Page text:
The link between knowledge acquisition and material ownership occurs in other dialogues. Yet with each case, Plato warns us that the analogy is limited. The Protagoras begins with Hippocrates returning from trying to recapture his runaway slave, Satyrus. Hippocrates hears from his brother, Phason, that Protagoras is in Athens. His immediate impulse is to tell Socrates of the arrival. Though Socrates reveals that he already knows this, notice Hippocrates' sense of urgency. He considers it more important to inform Socrates of the presence of Protagoras in Athens than to inform Socrates about calamity of the runaway slave who took Hippocrates to Ginoe and back the day before.

Plato's picture of Hippocrates passionately rushing around in the pre-dawn hours of Athens shows us again where the acquisition model fails. He lets us in on the true nature of this young man's interest. Hippocrates rushes back to the business of his education from his attempt to recapture his runaway slave. Hippocrates' urgency is not due to an intellectual passion for philosophy, however, but due to his idea that knowledge, like other acquisitions, is a scare and desirable resource within a system of material exchange. Hippocrates wants to recapture his lost (material) property and to extend his potential (intellectual) holdings through what he might hear from Protagoras. Hippocrates sees both as acquisitions to be desired. His concerns are entirely proprietary: his slave is property, and his future knowledge is property. He rushes back to Socrates from securing material acquisitions to set up his next acquisition: knowledge. Hippocrates is a collector who acquires things for which he is not a responsible steward: they run away from him. Hippocrates does not safeguard his possession. His thoughts likewise "escape his mind." In Hippocrates' explanation to Socrates concerning why he had not mentioned his recent journey, he confesses to Socrates, "I was going to tell you that I was going after (the slave), but something else put it out of my head."(8)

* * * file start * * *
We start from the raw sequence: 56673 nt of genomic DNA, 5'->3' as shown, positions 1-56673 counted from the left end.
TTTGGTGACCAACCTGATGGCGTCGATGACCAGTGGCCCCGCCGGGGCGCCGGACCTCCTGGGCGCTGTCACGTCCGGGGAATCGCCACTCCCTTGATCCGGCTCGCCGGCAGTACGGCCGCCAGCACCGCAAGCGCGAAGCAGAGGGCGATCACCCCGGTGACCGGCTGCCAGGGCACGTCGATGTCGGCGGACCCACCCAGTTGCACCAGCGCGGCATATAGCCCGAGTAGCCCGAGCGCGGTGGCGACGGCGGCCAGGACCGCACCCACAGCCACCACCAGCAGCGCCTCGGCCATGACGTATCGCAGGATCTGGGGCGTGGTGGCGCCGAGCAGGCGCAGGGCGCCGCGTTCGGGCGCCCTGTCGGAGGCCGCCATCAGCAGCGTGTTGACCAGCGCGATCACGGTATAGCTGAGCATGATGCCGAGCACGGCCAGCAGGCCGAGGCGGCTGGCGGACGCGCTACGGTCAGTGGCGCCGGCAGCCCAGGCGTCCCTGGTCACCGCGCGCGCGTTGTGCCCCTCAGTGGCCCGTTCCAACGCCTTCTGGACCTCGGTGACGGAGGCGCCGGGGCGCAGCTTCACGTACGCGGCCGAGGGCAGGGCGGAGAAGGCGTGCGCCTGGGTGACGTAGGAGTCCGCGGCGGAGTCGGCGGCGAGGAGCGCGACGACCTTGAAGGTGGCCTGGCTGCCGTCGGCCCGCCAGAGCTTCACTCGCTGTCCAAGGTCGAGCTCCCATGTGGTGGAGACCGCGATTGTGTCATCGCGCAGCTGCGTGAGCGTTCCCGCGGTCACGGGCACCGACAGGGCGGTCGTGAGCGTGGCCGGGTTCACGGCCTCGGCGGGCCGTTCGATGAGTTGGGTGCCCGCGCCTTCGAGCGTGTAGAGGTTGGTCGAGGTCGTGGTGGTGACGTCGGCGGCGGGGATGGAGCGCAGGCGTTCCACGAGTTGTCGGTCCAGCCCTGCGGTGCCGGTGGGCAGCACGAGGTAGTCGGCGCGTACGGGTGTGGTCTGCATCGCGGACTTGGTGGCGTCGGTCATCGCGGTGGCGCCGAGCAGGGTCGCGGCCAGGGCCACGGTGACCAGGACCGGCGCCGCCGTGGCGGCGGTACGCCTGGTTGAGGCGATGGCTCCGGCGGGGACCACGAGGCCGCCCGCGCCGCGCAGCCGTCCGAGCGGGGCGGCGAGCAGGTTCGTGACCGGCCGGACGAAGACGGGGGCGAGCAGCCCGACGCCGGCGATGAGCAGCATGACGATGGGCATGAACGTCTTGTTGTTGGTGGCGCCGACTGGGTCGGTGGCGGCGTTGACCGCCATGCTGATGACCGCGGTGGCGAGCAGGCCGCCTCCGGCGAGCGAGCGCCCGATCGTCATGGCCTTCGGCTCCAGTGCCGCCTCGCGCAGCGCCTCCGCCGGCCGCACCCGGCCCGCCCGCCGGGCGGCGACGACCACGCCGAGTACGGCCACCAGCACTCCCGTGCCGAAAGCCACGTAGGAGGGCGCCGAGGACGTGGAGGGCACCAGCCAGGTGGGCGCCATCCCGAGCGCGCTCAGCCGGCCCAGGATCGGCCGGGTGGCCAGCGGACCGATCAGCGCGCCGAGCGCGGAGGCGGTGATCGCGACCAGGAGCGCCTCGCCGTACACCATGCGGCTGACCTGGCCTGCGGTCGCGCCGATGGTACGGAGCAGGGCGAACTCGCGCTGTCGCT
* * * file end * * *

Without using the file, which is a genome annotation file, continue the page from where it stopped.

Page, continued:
In the Sophist, Plato returns to the acquisition theme once again to prevent overly literal as well as overly general readings of the acquisition analogy for knowledge. In the Sophist, Socrates listens as Theaetetus and an unnamed Eleatic citizen attempt to establish the differences between the sophist, the statesman, and the philosopher. After much classification and "separation of the worse from better," they determine that what the sophist and the philosopher have in common is that neither is engaged in making anything. Rather, both the sophist and the philosopher are concerned with acquiring. The difference between them comes in the way in which the acquisitions occur. The acquisition method of the sophist is agonistic and is achieved by "conquest" and "conflict." The philosopher acquires through voluntary exchanges, gifts and purchases. Nonetheless, since Socrates himself did not philosophize with others for "exchanges, gifts and purchases," Plato leaves us wondering whether the distinction has any merit. Indeed, Plato leave us wondering about which kind of acquisition was depicted in the statue analogy. Perhaps only knowledge retention is the real issue.

Plato's ultimate concern was that the failure to secure one's beliefs can result in other, more serious dangers. In the Phaedo, Plato's Socrates warns against the evil of "misology." The misologue, explains Plato, like the misanthrope has experienced great and repeated disappointment of his trust. The warning appears as follows: